Sweet Whipped Turnips
Apples, nutmeg, and a bit of brown sugar blend give this whipped root vegetable mixture delightfully sweet undertones!

Ingredients
Preparation time: 10 minutes
Cooking time: 30 minutes.

1 pound turnips
1 pound carrots
1 apple, about 3 inches in diameter
6 cups water
2 tablespoons low-calorie margarine
1/3 cup skim milk
2 tablespoons Splenda Brown Sugar Blend
1/2 teaspoon nutmeg
1/2 teaspoon ground black pepper
Dash salt

Directions
Yield: 6 servings
Serving size: 1/2 cup

1 – Peel turnips and carrots and chop into chunks. Peel and core apple and chop into chunks. Place turnip, carrot, and apple chunks in a 3-quart saucepan. Add 6 cups water and bring to a boil. After boil is reached, reduce heat to medium and cook for 30 minutes or until all pieces are tender. Remove from heat, pour into a colander and let drain completely. Place turnip, carrot, and apple mixture in a food processor (or use handheld mixer and large bowl), combine with all remaining ingredients, and whip until desired consistency (add additional tablespoon of milk if desired).

Nutrition Information:
Calories: 94 calories, Carbohydrates: 17 g, Protein: 2 g, Fat: 2g, Saturated Fat: <1 g, Cholesterol: <1 mg, Sodium: 180 mg, Fiber: 4 g
https://www.diabetesselfmanagement.com/recipes/main-dishes/sweet-whipped-turnips/

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Your one-stop resource for advice, news and strategies for living with diabetes.

Inside every issue you’ll find…
* The latest medical and research news
* In-depth articles related to both Type 1 and Type 2 diabetes
* Weight Self-Management: Everything to maintain a healthy diet
* Diabetic Cooking: Recipes and meals for every occasion
* Quizzes, Q&As, Resources, Products, and more! Your one-stop resource for advice, news and strategies for living with diabetes.
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One of America’s Favorites – Pumpkin Pie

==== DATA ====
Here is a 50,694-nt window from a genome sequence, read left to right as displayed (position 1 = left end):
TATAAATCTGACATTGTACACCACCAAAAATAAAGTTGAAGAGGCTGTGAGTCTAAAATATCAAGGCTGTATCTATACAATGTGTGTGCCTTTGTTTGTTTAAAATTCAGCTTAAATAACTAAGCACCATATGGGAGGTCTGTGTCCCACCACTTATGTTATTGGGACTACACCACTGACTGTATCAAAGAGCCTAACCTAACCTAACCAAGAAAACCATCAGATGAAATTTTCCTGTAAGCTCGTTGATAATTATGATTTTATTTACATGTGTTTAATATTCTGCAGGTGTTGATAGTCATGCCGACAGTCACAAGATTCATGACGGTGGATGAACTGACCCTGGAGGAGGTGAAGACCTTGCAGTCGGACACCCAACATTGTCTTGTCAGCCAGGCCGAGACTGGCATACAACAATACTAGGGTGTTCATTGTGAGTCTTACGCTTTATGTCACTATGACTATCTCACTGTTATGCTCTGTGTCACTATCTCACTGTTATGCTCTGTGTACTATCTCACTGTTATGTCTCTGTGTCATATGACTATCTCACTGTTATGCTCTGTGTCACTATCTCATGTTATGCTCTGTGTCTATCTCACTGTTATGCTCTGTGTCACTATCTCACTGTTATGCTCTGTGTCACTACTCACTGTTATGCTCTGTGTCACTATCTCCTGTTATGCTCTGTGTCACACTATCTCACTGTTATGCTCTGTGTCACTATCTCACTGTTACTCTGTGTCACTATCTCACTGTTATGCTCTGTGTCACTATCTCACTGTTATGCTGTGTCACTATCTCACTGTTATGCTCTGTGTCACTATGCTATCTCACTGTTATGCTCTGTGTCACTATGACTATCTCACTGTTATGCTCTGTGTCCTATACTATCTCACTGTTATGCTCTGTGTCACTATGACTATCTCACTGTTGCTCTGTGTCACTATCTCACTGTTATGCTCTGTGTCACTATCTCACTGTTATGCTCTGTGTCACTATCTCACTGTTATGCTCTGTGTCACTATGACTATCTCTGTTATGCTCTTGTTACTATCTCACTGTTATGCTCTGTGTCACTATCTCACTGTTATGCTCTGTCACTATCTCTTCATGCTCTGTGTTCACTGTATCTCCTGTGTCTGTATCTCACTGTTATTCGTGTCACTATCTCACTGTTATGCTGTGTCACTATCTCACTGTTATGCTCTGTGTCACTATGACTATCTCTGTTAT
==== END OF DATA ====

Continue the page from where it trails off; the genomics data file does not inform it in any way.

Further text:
October 4, 2021 at 6:02 AM | Posted in One of America's Favorites | Leave a comment
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A slice of pumpkin pie

Pumpkin pie is a dessert pie with a spiced, pumpkin-based custard filling, though other types of squash are more commonly utilized. The pumpkin is a symbol of harvest time, and pumpkin pie is generally eaten during the fall and early winter. In the United States and Canada, it is usually prepared for Thanksgiving, and other occasions when pumpkin is in season.

The pie filling ranges in color from orange to brown and is baked in a single pie shell, rarely with a top crust. The pie is generally flavored with cinnamon, powdered ginger, nutmeg, and cloves. Allspice is also commonly used and can replace the clove and nutmeg, as its flavor is similar to both combined. Cardamom and vanilla are also sometimes used as batter spices. The spice mixture is called pumpkin pie spice.

The pie is often made from canned pumpkin or packaged pumpkin pie filling (spices included), mainly from varieties of Cucurbita moschata.

Pies made from pumpkins use pie pumpkins which measure about 15 to 20 centimetres (6 to 8 inches) in diameter. They are considerably smaller than jack o’lanterns. The first step for getting the edible part out of the pumpkin is to slice it in half and remove the seeds. The two halves are heated until soft, in an oven, over an open fire, on a stove top, or in a microwave oven. Sometimes the pumpkin halves are brined to soften the pulp instead of being cooked. At this point, the pulp is scooped out and puréed.[citation needed]

The pulp is mixed with eggs, evaporated and/or sweetened condensed milk, sugar, and a spice mixture called pumpkin pie spice, which includes nutmeg and other spices (e.g., ginger, cinnamon, cloves, allspice, mace), then baked in a pie shell. Similar pies are made with butternut squash or sweet potato fillings.

Pumpkin pie filling being made